That's why I get so irritated at the FRA Old Ladies Knitting Circle. In order to prove they aren't asleep on the job, they pic one inane problem each year and make a stink about it. No data, no problem, just put the little old lady hat one and start dreaming and worrying.
  by David Benton
 
Sometimes , regulations seem over the top, but when you look at the reasoning behind them, you learn something . I find that with Electrical regs , or more that it exposes holes in my knowledge. Sometimes it is a over the top reaction , but most rules are based on something that has happened. Its more a case of not communicating the reasons behind a reg, and workers not willing to question the reg due to not wanting to seem dumb or incompetent.
In the FRA 's case , it seems to me there is a slowness to look at alternative methods of reaching the same level of safety. But maybe as above, its a case of designers / engineers not asking the question , why can't we do it this way ?
  by ExCon90
 
Yes, almost all railroad rules resulted from a specific incident that would not have happened had the rule been in existence. I've sometimes wondered whether it's standard in rules classes, when teaching a particular rule, to explain what the actual occurrence was which led to adoption of the rule. It could lead to a lot better understanding of why the rule is there.
  by mtuandrew
 
I’m often surprised that the FRA, AAR, and the unions haven’t pushed for a fully-common rule book. I know there are a few that are used widely but not exclusively, and that a few roads (LIRR) have their own entirely - but it seems like an expense and a risk that all roads could agree to reduce and share equally.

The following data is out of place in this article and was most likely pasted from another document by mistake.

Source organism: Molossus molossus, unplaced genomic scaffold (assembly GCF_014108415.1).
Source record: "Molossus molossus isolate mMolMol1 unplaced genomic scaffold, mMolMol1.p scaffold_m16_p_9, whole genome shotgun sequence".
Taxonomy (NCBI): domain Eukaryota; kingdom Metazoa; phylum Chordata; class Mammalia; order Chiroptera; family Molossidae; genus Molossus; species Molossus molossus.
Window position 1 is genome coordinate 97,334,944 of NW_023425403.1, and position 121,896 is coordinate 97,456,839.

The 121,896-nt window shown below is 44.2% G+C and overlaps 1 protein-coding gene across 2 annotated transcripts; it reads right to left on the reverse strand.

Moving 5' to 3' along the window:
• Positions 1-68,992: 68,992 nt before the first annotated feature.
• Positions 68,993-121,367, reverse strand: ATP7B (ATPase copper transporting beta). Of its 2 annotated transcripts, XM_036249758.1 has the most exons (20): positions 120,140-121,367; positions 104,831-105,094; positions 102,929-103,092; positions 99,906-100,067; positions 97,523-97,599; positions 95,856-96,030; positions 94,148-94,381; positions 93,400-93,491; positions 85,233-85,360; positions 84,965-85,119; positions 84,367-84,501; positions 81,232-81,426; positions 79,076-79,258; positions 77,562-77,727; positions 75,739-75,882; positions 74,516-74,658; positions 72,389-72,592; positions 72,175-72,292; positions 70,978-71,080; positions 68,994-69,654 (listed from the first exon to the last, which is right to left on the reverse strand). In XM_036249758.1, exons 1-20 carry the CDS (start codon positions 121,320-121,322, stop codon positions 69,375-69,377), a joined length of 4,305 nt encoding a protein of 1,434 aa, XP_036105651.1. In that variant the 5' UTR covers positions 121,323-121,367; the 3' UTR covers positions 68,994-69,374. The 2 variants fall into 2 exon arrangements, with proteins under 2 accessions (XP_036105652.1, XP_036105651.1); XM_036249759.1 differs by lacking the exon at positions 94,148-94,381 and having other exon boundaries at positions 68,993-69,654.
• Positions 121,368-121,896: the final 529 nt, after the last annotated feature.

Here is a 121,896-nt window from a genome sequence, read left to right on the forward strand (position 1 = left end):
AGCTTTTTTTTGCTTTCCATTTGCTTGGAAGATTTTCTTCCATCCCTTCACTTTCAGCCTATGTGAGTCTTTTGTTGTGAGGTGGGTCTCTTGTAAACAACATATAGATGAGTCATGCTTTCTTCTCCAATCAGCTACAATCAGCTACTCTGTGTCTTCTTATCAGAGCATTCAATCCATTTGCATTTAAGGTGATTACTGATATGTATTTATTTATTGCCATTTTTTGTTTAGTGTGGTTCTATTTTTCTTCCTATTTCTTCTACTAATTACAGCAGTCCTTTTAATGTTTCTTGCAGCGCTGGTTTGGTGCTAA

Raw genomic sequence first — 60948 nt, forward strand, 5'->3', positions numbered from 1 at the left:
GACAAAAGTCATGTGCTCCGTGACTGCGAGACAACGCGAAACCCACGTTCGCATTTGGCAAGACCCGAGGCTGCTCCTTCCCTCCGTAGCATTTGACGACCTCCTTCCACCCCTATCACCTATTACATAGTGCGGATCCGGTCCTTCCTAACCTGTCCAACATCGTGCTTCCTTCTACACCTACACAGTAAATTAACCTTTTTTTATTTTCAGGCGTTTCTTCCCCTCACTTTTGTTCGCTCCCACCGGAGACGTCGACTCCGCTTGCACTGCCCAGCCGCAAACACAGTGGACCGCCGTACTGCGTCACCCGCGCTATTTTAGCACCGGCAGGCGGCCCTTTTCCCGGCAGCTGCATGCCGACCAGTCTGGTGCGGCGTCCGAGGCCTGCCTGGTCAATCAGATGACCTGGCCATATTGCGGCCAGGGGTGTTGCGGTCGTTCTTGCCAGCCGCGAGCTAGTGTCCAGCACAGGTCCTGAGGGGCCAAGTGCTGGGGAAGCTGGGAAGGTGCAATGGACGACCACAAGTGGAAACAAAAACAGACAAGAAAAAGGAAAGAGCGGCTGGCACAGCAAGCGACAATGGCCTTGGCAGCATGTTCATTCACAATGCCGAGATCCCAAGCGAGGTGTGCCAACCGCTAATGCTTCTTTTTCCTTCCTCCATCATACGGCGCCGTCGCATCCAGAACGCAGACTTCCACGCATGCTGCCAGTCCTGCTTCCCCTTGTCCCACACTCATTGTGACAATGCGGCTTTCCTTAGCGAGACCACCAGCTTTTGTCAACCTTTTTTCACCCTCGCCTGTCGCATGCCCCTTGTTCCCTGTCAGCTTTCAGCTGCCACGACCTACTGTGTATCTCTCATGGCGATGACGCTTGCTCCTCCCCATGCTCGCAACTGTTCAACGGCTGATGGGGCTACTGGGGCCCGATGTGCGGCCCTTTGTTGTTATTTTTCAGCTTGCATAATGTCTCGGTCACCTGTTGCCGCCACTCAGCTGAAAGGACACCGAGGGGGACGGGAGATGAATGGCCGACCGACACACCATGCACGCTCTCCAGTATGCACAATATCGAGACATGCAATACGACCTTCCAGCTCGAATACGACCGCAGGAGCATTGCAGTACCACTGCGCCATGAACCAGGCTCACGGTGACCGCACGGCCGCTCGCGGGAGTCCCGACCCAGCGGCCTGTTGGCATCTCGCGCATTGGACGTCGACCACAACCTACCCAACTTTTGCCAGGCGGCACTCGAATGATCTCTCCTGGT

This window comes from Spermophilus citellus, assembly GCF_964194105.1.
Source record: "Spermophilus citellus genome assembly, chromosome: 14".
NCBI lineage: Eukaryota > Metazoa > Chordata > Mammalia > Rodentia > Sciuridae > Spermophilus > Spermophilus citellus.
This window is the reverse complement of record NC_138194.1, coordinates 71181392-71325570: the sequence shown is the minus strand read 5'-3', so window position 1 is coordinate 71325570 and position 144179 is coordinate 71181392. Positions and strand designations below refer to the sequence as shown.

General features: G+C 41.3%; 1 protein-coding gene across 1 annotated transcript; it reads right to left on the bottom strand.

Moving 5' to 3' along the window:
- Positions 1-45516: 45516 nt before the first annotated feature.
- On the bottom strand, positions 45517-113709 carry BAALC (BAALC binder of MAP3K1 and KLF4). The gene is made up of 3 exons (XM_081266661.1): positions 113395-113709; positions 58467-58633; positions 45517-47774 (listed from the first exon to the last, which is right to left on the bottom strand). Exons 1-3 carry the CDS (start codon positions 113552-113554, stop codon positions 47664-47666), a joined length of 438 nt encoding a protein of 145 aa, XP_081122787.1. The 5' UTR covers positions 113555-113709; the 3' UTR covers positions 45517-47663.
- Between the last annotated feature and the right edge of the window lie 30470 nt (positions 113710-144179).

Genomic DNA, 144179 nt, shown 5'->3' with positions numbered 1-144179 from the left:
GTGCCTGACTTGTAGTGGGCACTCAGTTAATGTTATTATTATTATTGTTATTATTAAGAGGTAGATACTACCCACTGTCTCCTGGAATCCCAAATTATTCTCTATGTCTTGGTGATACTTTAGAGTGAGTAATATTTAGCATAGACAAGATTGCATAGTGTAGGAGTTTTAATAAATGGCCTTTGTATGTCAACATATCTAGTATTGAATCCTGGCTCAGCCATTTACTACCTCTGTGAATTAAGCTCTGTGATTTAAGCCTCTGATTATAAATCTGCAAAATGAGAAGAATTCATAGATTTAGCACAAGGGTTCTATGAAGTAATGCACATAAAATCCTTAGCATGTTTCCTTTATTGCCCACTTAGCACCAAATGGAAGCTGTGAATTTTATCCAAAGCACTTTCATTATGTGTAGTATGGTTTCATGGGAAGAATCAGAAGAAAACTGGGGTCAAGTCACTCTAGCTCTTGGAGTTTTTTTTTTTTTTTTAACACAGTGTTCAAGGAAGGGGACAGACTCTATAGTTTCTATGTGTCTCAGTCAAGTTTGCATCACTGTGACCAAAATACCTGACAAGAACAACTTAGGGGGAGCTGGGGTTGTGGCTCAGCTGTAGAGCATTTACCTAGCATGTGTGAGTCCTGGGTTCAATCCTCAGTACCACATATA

by STrRedWolf
 
Isn't the rulebook tied to the signaling systems used? If I remember correctly, the LIRR doesn't use the same system Amtrak/CSX/etc uses.
  by mtuandrew
 
STrRedWolf wrote:Isn't the rulebook tied to the signaling systems used? If I remember correctly, the LIRR doesn't use the same system Amtrak/CSX/etc uses.
It is - speed signaling vs route signaling, plus the type of dispatch which could be everything from Timetable & Train Order to full Automatic Train Operation. The trick would be in writing a model rulebook that addressed both Speed Signaling and Route Signaling as well as the different types of dispatch, getting all major players to agree to it, then slowly changing the training & physical railroad characteristics to conform to one or the other type of signal. And to do it before Congress does

To real railroaders out there: apologies if I mischaracterized anything and please do correct me.

Mods, sorry this is far removed from Gateway - can you put it somewhere else?